The Yang Yin saga, which had fallen off the radar some months back, has returned to the spotlight, thanks to new evidence produced in court on Tuesday.
Wealthy widow Chung Khin Chun, 89, and her niece, Madam Hedy Mok, 62, have tracked down a star witness - the personal banker who served Madam Chung and former tour guide Yang Yin.
The key witness has given written testimony that the money that Yang claimed was gifted to him by the widow was, in fact, held in trust so that he could look after her.
Madam Mok, a tour agency owner, had sued Yang in the High Court in 2014 for allegedly manipulating her aunt into handing over control of her assets - estimated to be worth $40 million, including a Gerald Drive bungalow.
The new evidence, which was submitted at a closed-door pre-trial conference at the High Court on Tuesday, has prompted the court to set new trial dates so that Yang has time to prepare his rebuttal. The trial was to have started in March.
"The new trial is likely to be held next year," said Madam Mok's lawyer, Mr Peter Doraisamy.
The saga so far
Former tour guide Yang Yin met Madam Chung Khin Chun, 89, in 2008 when he acted as her private guide during a China trip. A year later, he moved into her bungalow and claimed the widow wanted him to be her "grandson".
After setting up a music and dance school, the 42-year-old Chinese national obtained permanent residency in 2011 and brought his wife and two young children to Singapore as dependants. Madam Chung, a retired physiotherapist, has no children. Her husband, Dr Chou Sip King, died in 2007.
Yang was given the right to manage her assets and welfare under the Lasting Power of Attorney (LPA) that she supposedly gave him in 2011. The LPA was revoked after a court hearing in November 2014. Madam Chung's niece, Madam Hedy Mok, 62, kicked Yang's family out of the bungalow and sued him in 2014, accusing him of siphoning money from the widow. Madam Mok and Yang are also fighting over Madam Chung's will. The Family Court ruled in April to recognise a new will made by Madam Chung leaving most of her assets to charity. This revokes a 2010 will in which Yang was to inherit all her assets; Yang's appeal is set to be heard next month.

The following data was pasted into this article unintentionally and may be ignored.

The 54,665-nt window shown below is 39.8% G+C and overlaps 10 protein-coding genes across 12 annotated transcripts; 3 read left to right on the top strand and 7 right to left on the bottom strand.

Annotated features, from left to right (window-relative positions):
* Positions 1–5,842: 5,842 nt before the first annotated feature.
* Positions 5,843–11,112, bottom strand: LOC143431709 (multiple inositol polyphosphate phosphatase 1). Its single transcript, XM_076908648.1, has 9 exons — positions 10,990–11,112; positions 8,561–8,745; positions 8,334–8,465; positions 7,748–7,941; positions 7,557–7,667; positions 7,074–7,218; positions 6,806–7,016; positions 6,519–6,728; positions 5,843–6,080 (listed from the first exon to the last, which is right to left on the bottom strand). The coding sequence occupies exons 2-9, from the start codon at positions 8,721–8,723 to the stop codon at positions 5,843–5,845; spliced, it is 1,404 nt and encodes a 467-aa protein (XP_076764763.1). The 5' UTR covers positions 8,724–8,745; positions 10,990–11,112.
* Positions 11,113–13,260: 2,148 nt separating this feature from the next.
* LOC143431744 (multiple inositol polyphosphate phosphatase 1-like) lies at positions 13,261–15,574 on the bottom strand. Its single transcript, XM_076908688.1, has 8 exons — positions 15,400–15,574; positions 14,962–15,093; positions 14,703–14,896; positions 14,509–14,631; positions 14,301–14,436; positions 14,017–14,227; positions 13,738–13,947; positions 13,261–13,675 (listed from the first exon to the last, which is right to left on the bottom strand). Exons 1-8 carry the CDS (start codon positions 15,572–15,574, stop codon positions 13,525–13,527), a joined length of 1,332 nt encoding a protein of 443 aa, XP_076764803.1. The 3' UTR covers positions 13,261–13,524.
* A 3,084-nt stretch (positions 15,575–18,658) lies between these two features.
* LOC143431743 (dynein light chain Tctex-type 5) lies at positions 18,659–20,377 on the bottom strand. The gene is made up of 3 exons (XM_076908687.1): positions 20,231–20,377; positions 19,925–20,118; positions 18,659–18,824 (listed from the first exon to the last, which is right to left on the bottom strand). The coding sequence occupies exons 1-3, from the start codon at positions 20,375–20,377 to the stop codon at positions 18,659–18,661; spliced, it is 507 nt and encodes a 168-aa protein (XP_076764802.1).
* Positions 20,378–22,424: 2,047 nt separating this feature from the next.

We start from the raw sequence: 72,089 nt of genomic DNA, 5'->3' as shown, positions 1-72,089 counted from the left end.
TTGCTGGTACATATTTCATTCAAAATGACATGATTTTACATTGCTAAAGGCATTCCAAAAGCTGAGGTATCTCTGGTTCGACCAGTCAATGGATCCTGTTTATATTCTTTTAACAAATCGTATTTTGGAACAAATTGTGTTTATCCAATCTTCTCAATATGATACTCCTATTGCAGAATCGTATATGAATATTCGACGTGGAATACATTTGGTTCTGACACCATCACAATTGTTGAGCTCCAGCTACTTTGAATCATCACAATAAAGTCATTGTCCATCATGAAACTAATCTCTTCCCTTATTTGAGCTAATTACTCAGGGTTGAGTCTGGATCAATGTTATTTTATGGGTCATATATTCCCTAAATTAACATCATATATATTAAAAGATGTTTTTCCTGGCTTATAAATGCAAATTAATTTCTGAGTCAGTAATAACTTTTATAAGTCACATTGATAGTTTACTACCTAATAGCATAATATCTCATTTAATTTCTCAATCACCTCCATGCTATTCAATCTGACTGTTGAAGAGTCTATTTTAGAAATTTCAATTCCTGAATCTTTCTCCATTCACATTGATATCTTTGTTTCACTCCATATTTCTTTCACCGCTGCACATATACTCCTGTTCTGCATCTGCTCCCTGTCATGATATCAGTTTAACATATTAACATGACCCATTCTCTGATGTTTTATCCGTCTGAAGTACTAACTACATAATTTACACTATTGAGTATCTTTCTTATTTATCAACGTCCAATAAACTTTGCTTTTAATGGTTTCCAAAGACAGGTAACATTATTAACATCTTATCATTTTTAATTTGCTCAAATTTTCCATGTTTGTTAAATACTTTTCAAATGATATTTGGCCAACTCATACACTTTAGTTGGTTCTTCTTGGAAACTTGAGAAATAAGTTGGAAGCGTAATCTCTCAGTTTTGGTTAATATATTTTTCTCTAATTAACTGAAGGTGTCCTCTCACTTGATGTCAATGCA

Yang has also been charged with falsifying receipts at his firm and misappropriating $1.1 million from the estate of Madam Chung. He has been in remand since Oct 31, 2014, after his bail application was denied.
Toh Yong Chuan
In court papers seen by The Straits Times, the former bank relationship manager described Madam Chung as a "high net worth customer" whom he attended to in 2009 when she visited the bank with Yang.
Madam Chung had updated her bank and investment accounts to make Yang a joint account holder with full access, changes that the bank approved.
"At all times, there was no mention (by Madam Chung) that the first defendant (Yang) could use any of Madam Chung's monies for his own, save for the monthly sum of $5,000 to pay for his personal expenses while he resides in Singapore," said the witness in his affidavit.
"I assisted with the transactions on the understanding that the funds would be used by the first defendant (Yang) to take care of Madam Chung."
His statement contradicts Yang's claim that the monies were gifts from Madam Chung because she treated him as her "grandson".
In his affidavit, the witness said that he also handled the purchase of two endowment plans by Madam Chung and Yang in 2010.
The plans were bought on the agreement between Madam Chung and Yang that the widow's estate is the "ultimate beneficiary" in the event of her death and Yang would hold the policies as trustee, said the witness.
They are now the subject of a High Court tussle between Yang and Madam Mok. In April, the High Court allowed Yang to dip into the policies worth about $98,000 to pay for his legal fees.
Madam Mok has appealed against the High Court decision to release the insurance policies and the appeal will be heard next month.